is constant, thus providing an equal weighting of all ratings. However, the exact value of the variance is irrelevant, since maximizing Eq. 19 corresponds to simply minimizing the squared error (MSE) of the mean term, i.e., . Thus, maximizing the log likelihood is equivalent to minimizing the MSE, as similarly done in related work (zhang2016discrete; Lian:2017:DCM:3097983.3098008; Zhang:2018:DDL:3159652.3159688). Lastly, note that due to the equivalence between the inner product and the Hamming distance (see Eq. 2), this directly optimizes the hash codes for the Hamming distance.

3.4.2. Item content decoding

The secondary decoding step aims to reconstruct the original content features given the generated item hash code in Eq. 10, i.e., . We compute this as the summation of word log likelihoods (based on Eq. 5) using a softmax:


where is a one-hot encoding for word , is the set of all vocabulary words of the content feature vectors, is a learned word embedding, is a word-level bias term, and the learned importance weight is the same as in Eq. 12. This softmax expression is maximized when the item hash codes are able to decode the original content words.

3.4.3. Noise infusion for robustness

Previous work on semantic hashing has shown that infusing random noise into the hash codes before decoding increases robustness, and leads to more generalizable hash codes (shen2018nash; chaidaroon2018deep; Hansen:2019:UNG:3331184.3331255). Thus, we apply a Gaussian noise to both user and item hash codes before decoding:


where variance annealing is used for decreasing the initial value of in each training iteration.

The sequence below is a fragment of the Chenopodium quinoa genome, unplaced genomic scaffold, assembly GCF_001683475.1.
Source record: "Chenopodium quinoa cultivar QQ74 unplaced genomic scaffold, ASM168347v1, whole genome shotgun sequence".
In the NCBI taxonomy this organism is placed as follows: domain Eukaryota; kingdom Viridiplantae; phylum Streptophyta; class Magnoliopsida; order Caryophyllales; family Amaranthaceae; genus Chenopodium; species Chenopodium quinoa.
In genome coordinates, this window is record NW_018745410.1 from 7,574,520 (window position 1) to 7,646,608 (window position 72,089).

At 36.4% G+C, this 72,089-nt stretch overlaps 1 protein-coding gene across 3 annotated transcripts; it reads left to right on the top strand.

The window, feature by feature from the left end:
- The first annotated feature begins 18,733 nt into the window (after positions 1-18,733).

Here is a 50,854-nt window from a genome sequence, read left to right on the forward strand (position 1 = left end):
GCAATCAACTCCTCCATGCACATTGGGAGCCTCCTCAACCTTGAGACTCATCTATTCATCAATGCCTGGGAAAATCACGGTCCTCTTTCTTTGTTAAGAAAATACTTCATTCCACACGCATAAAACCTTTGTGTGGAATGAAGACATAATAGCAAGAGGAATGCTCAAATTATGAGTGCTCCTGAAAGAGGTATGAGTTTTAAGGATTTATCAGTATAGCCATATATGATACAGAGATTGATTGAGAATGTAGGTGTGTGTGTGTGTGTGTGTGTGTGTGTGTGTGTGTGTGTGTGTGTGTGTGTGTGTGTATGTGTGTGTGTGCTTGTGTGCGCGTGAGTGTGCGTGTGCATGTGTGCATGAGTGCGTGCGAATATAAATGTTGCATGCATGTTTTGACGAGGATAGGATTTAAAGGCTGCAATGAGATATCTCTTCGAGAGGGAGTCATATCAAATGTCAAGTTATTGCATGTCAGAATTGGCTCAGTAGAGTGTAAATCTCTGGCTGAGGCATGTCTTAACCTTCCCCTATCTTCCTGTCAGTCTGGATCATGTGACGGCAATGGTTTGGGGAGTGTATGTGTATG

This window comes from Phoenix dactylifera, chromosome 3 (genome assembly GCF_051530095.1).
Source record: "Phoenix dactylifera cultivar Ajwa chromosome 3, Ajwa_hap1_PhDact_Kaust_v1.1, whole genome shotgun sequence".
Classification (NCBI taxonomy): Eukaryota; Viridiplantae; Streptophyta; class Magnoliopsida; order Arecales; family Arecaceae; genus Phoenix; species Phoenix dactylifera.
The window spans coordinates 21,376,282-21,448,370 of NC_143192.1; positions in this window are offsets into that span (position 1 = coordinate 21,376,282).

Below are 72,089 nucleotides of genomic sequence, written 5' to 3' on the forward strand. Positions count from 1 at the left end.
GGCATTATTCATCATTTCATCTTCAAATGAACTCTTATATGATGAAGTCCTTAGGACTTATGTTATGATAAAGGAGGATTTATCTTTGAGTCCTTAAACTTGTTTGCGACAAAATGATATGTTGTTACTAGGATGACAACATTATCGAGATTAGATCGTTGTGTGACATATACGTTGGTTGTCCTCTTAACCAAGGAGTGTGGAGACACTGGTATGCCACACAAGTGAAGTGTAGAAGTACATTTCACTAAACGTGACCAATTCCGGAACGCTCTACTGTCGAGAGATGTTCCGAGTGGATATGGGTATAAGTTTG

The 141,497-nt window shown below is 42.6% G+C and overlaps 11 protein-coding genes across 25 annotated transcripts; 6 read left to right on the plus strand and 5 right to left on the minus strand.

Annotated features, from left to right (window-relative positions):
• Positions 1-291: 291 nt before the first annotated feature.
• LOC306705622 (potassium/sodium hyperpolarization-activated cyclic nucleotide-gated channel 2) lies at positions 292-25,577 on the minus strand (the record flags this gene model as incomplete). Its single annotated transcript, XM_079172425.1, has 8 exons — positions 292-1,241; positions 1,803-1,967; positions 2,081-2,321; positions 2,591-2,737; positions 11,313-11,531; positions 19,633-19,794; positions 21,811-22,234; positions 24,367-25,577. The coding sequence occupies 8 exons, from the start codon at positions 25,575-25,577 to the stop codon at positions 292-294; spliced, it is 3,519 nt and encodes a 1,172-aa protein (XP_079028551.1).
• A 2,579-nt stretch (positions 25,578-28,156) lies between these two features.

3.5. Combined Loss Function

NeuHash-CF can be trained in an end-to-end fashion by maximising the combination of the variational lower bounds from Eq. 9 and 10, corresponding to the following loss:


where corresponds to the lower bound in Eq. 9, corresponds to the lower bound in Eq. 10, and is a tunable hyper parameter to control the importance of decoding the item content.

4. Experimental Evaluation

4.1. Datasets

We evaluate our approach on well-known and publicly available datasets with explicit feedback, where we follow the same preprocessing as related work (Lian:2017:DCM:3097983.3098008; Zhang:2018:DDL:3159652.3159688; wang2011collaborative) as described in the following. We disallow users to have rated the same item multiple times and use only the last rating in these cases. Due to the very high sparsity of these types of datasets, we apply a filtering to densify the dataset. We remove users who have rated fewer then 20 items, as well items that have been rated by fewer than 20 users. Since the removal of either a user or item may violate the density requirements, we apply the filtering iteratively until all users and items satisfy the requirement. The datasets are described below and summarized in Table 1: